All's Well That Ends Well

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Overview

In the romantic reconciliation comedy All's Well That Ends Well, the sweetly mischievous Helena plots and plans her way to winning the aloof Bertram's hand in marriage. While the couple stands united by the close of the final act, Shakespeare pokes fun at the fantasy, wish fulfillment, and conventions of romantic comedy with the play's ambiguous resolution, which has intrigued scholars, readers, and theatergoers for centuries. This invaluable, new study guide contains a selection of the finest criticism through the centuries, plus an introduction by Harold Bloom, an accessible summary of the plot, an analysis of key passages, a comprehensive list of characters, a biography of Shakespeare, and more.

Series Editor Harold Bloom is Sterling Professor of the Humanities at Yale University and the author of more than 30 books, including Shelley's Mythmaking (1959), Blake's Apocalypse (1963), Yeats (1970), The Anxiety of Influence (1973), A Map of Misreading (1975), Kabbalah and Criticism (1975), Agon: Toward a Theory of Revisionism (1982), The American Religion (1992), The Western Canon (1994), Shakespeare: The Invention of the Human (1998), How to Read and Why (2000), Hamlet: Poem Unlimited (2003), Where Shall Wisdom Be Found! (2004), and Jesus and Yahweh: The Names Divine (2005). In 1999, Professor Bloom received the American Academy of Arts and Letters' Gold Medal for Criticism.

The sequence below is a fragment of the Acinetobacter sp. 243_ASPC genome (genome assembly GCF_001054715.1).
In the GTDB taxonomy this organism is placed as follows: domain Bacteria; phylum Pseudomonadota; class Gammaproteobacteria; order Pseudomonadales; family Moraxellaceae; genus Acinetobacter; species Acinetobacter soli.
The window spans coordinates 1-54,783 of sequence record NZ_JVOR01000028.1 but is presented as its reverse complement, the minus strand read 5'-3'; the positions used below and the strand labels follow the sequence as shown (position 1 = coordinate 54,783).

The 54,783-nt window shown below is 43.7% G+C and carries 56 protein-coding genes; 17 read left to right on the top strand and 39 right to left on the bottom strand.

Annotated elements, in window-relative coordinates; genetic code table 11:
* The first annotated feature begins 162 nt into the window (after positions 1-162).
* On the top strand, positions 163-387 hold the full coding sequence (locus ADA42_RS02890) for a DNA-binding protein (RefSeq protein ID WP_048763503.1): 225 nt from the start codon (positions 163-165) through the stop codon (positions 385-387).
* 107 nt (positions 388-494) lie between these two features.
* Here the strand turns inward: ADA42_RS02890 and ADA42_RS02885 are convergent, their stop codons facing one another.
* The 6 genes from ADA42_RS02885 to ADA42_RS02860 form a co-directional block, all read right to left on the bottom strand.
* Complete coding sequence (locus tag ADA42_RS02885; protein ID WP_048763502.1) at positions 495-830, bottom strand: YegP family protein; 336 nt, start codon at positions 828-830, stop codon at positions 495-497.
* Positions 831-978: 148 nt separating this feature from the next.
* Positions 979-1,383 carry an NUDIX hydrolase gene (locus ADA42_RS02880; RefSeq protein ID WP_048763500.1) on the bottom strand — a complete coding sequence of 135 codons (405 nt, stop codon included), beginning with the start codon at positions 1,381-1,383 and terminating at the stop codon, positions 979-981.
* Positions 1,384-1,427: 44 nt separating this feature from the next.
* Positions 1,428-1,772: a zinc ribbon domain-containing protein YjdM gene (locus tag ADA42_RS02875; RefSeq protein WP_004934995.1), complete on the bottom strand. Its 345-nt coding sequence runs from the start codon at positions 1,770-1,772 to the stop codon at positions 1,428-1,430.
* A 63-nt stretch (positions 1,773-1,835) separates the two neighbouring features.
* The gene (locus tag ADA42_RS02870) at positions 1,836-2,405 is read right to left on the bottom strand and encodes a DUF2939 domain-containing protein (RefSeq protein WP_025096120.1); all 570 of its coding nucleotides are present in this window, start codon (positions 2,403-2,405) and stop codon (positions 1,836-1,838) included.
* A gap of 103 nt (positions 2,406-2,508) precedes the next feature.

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Product Details

Meet the Author

Harold Bloom
Harold Bloom